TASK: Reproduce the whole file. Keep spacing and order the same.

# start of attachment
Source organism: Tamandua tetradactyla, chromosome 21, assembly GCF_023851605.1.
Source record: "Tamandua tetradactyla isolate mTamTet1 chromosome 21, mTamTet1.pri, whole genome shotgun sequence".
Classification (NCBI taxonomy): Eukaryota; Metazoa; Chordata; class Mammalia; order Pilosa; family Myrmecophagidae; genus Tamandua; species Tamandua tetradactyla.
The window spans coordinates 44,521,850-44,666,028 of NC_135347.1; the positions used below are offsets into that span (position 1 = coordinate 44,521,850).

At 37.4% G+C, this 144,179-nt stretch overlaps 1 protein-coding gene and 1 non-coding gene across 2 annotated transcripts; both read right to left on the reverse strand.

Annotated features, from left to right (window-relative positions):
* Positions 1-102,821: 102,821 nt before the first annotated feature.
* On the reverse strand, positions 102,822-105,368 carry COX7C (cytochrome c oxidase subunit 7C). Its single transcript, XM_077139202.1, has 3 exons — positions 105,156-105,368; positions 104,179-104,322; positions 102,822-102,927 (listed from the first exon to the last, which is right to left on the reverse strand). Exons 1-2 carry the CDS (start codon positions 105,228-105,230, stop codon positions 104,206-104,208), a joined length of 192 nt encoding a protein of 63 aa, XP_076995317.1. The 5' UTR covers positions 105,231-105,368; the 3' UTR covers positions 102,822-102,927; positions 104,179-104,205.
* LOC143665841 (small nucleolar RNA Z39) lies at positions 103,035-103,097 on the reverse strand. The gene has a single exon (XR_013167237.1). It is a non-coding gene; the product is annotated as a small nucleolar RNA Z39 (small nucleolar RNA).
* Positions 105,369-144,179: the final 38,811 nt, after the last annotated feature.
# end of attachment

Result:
Source organism: Tamandua tetradactyla, chromosome 21, assembly GCF_023851605.1.
Source record: "Tamandua tetradactyla isolate mTamTet1 chromosome 21, mTamTet1.pri, whole genome shotgun sequence".
Classification (NCBI taxonomy): Eukaryota; Metazoa; Chordata; class Mammalia; order Pilosa; family Myrmecophagidae; genus Tamandua; species Tamandua tetradactyla.
The window spans coordinates 44,521,850-44,666,028 of NC_135347.1; the positions used below are offsets into that span (position 1 = coordinate 44,521,850).

At 37.4% G+C, this 144,179-nt stretch overlaps 1 protein-coding gene and 1 non-coding gene across 2 annotated transcripts; both read right to left on the reverse strand.

Annotated features, from left to right (window-relative positions):
* Positions 1-102,821: 102,821 nt before the first annotated feature.
* On the reverse strand, positions 102,822-105,368 carry COX7C (cytochrome c oxidase subunit 7C). Its single transcript, XM_077139202.1, has 3 exons — positions 105,156-105,368; positions 104,179-104,322; positions 102,822-102,927 (listed from the first exon to the last, which is right to left on the reverse strand). Exons 1-2 carry the CDS (start codon positions 105,228-105,230, stop codon positions 104,206-104,208), a joined length of 192 nt encoding a protein of 63 aa, XP_076995317.1. The 5' UTR covers positions 105,231-105,368; the 3' UTR covers positions 102,822-102,927; positions 104,179-104,205.
* LOC143665841 (small nucleolar RNA Z39) lies at positions 103,035-103,097 on the reverse strand. The gene has a single exon (XR_013167237.1). It is a non-coding gene; the product is annotated as a small nucleolar RNA Z39 (small nucleolar RNA).
* Positions 105,369-144,179: the final 38,811 nt, after the last annotated feature.